Over the years the role of the Christian clergy spouse has evolved. Decades ago the spouse was almost certainly a female and it was expected that she would be an obedient appendage of her husband.
Today more and more pastors are female and -- whether male or female -- they tend to be much more independent of their spouse, and churches less and less expect them to be an extra and unpaid employee.
In many ways, Margaret Hage (pictured here), whose memorial service I attended Friday, was a transitional and important figure among clergy spouses.
She supported and helped her late husband, Dr. William J. Hage, when he was active in the ministry, including his 19-year pastorate at my congregation, Second Presbyterian Church. But she also had an active life not just as a mother of three but also as a social worker and counselor.
And she did all of this while being confined to a wheelchair after having developed polio in the 1950s.
Margaret was truly a work of art. And an innovator. She helped to create an active grief ministry at Second Church, for instance, infusing the congregation with a spirit of caring for the bereaved in ways that still finds resonance there today.
Clergy spouses today range from the old model of being a behind-the-scenes but always-present supporter of the pastor to not even being a member of the congregation the pastor serves. The wife of our senior pastor, for instance, is an attorney who works outside the home and gets engaged in church life when she can. The wife of our associate pastor, beyond being active in various church ministries, is employed outside the home in the Parents as Teachers program.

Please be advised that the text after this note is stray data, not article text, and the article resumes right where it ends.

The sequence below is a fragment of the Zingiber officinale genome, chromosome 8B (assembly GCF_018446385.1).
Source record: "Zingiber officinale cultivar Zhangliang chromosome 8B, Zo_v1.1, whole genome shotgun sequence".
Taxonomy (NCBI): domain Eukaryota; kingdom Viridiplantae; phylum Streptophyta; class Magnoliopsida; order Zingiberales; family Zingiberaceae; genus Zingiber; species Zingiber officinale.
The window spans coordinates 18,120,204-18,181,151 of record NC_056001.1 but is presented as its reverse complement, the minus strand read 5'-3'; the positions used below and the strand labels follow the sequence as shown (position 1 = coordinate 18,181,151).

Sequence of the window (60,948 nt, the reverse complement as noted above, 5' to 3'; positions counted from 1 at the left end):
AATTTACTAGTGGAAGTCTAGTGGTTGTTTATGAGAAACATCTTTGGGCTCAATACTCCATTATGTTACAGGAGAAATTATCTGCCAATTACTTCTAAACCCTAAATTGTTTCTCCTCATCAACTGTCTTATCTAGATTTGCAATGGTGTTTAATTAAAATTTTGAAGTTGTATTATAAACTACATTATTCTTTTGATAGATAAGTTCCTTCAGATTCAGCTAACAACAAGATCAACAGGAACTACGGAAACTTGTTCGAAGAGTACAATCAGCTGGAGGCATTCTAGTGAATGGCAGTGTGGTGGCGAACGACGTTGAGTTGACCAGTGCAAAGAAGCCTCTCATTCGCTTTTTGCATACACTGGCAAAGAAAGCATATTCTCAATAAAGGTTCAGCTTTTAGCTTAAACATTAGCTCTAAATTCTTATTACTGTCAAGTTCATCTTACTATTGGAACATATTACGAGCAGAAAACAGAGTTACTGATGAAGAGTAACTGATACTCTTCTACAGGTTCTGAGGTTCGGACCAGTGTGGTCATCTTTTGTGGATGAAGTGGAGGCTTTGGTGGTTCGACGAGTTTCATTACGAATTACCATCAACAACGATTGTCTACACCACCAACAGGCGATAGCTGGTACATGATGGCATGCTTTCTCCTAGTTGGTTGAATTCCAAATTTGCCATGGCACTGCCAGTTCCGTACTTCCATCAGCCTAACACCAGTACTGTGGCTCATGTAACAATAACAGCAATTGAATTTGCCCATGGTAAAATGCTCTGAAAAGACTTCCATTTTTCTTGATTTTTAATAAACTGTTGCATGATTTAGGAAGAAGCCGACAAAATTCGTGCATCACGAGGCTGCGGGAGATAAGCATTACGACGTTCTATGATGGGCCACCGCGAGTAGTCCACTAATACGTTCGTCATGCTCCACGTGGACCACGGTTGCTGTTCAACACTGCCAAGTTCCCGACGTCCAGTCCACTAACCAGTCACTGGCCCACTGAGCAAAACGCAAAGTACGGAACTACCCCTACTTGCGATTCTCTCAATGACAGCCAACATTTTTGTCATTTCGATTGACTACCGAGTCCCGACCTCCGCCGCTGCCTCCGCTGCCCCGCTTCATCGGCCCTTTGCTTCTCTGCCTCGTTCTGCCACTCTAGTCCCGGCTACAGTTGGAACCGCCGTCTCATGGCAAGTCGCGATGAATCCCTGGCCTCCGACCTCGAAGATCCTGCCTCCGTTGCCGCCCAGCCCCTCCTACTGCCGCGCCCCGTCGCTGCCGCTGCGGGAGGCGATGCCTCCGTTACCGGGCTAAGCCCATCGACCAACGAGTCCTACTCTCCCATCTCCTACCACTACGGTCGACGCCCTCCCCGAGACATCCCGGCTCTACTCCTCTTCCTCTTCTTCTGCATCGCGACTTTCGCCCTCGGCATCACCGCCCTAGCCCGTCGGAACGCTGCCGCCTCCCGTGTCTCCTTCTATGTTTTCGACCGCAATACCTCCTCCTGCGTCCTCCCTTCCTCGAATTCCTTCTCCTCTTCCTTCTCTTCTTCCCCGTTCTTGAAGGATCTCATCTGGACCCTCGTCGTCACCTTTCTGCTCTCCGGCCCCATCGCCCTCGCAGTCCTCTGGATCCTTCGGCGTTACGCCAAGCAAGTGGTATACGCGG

No longer can churches calling new pastors simply assume that in addition to the pastor they'll get an unpaid spouse who will teach Sunday school or play the piano or organ. And it's better for congregations this way. Thanks to Margaret Hage and others like her who helped to lead this transition.
AND THAT'S NOT THEIR ONLY DIFFERENCE
Here's an interesting question: Is Pope Francis the Catholic Princess Diana? Hmmm. Well, she was followed by paparazzi and he's followed by poperazzi, so I'm thinking close but no.